Landor went to the tree and cut another rib from[Pg 96] the mutton and threw it on the coals. Then he walked across the clearing to the tent.
A long sunset shadow fell across his path, and he looked up. Felipa was walking beside a little white burro, and holding Mrs. Campbell's golden-curled baby upon its back. She carried her head superbly erect, and her step, because of the moccasins, was quite noiseless. The glow of the sunset shone in her unflinching eyes, and lost itself in the dull black mass of her hair. She studied his face calmly, with a perfectly impersonal approval.
"She may be ill some time. Would it be asking too much of you to look after her?" The bachelor showed in that.
"You better do what I say!" He was plainly spoiling for a fight.[Pg 92]
"I shall be in and out all night, more or less," he told Felipa. She reached her hands from the bedclothes and stroked the deep lines on his forehead, the lines she had had most to do with putting there. But she did not ask for confidences. She never did. It was not her way. He kissed her and went out into the night again, to sit upon his porch at a spot where, through the cottonwood branches, he commanded a view of Brewster's front door and of the windows of the commissary office.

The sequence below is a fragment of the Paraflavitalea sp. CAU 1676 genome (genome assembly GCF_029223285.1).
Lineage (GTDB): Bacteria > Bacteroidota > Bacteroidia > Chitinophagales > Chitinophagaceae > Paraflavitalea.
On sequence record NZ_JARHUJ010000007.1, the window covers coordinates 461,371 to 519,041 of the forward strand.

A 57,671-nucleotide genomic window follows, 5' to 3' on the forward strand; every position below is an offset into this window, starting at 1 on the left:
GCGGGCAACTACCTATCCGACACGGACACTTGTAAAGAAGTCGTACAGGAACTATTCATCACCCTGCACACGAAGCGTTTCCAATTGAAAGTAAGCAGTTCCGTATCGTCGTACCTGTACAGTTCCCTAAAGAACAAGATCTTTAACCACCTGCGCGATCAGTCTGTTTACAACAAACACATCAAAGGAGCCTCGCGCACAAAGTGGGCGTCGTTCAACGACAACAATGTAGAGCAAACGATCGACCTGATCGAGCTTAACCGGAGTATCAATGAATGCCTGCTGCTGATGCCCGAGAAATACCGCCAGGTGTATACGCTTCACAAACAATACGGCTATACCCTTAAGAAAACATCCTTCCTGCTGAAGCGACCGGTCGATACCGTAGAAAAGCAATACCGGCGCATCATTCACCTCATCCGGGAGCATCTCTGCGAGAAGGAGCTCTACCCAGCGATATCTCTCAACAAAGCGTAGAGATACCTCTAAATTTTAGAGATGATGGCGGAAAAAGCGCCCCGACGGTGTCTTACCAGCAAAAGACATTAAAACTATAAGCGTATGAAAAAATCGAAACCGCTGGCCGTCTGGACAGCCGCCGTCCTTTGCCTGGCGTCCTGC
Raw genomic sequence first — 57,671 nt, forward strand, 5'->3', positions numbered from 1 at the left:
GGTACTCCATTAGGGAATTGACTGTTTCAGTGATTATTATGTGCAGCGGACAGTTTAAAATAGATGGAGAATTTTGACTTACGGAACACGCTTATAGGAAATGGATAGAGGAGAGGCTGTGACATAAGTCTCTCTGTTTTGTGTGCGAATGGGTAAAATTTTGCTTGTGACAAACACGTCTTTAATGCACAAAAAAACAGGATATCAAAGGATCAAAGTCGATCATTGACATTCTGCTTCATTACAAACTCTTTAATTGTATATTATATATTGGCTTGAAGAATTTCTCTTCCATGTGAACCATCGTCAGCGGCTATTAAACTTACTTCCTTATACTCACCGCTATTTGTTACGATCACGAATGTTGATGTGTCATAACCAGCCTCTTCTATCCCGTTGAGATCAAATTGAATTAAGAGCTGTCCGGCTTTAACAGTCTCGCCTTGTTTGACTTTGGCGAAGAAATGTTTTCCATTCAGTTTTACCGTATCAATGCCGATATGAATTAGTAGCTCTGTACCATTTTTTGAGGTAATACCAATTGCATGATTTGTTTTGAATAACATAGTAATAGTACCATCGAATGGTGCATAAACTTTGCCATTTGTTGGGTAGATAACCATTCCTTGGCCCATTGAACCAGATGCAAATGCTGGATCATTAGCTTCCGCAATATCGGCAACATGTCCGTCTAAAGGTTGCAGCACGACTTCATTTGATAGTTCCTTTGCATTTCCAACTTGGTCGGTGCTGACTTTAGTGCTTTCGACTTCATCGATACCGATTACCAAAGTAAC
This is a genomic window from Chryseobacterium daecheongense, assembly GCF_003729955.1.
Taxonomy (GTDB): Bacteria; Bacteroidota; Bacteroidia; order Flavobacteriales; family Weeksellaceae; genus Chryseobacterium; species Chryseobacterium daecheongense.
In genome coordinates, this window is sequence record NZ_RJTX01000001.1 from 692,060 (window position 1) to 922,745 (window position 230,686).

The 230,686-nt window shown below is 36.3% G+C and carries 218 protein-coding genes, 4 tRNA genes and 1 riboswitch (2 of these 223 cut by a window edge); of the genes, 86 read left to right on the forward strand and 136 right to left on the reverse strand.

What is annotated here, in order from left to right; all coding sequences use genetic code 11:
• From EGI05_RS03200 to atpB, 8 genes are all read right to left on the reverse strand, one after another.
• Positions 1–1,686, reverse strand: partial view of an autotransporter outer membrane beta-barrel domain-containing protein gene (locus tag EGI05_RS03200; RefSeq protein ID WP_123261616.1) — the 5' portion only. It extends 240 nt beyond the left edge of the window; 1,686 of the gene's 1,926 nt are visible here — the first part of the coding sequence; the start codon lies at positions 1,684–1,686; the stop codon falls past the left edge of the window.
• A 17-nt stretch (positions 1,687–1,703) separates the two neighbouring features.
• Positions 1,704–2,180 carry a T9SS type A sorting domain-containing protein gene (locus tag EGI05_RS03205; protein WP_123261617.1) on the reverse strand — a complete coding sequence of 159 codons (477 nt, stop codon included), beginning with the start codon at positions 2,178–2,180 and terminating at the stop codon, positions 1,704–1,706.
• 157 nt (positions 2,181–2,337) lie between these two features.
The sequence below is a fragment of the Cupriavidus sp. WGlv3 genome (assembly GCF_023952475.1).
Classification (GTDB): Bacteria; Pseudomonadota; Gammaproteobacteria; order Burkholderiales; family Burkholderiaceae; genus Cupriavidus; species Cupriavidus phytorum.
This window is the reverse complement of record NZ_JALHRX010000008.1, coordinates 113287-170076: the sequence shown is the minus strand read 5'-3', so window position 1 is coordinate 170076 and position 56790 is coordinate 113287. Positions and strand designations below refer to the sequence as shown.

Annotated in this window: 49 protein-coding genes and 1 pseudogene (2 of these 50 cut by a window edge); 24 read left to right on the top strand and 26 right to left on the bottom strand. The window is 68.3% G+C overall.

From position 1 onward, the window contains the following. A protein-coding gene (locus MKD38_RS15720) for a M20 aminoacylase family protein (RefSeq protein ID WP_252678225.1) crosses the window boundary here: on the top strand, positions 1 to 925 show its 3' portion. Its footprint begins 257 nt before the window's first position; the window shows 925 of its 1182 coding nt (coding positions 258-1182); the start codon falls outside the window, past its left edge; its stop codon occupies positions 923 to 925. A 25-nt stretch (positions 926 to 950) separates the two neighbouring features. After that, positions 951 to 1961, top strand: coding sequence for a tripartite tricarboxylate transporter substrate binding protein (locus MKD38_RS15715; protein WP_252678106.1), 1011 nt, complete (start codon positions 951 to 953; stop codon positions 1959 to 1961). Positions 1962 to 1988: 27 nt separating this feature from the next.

Then a big cow-boy left the bar and loitering over, with a clink of spurs, touched him on the shoulder. "The drinks are on you," he menaced. The minister chose to ignore the tone. He rose, smiling, and stretching his cramped arms. "All right, my friend, all right," he said, and going with the big fellow to the bar he gave a general invitation.
Felipa was not there. At the earliest, she could not return for a couple of days, and by then Landor's body[Pg 283] would be laid in the dreary little graveyard, with its wooden headboards and crosses, and its neglected graves among the coyote and snake holes. The life of the service would be going on just as usual, after the little passing excitement was at an end. For it was an excitement. No one in the garrison would have had it end like this, but since what will be will be, and the right theory of life is to make the most of what offers and to hasten鈥攁s the philosopher has said鈥攖o laugh at all things for fear we may have cause to weep, there was a certain expectation, decently kept down, in the air."Mrs. Cairness would go where I wished gladly," he added, more evenly; "but if it were to a life very different from this, it would end in death鈥攁nd I should be the cause of it. There it is." He too rose, impatiently.
The Reverend Taylor grabbed at a fly and caught it in his palm. He had become very expert at this, to his wife's admiration and his son's keen delight. It was because the little Reverend liked to see him do it, and derived so much elfish enjoyment from the trick, that he had perfected himself in it. He gave the[Pg 248] crushed fly to the baby, and held him up to feed the bird. The bird put its head through the bars and pecked with its whiskered bill, and the little Reverend gurgled joyfully, his small face wrinkling up in a way which was really not pretty, but which his father thought the most engaging expression in the world.详情
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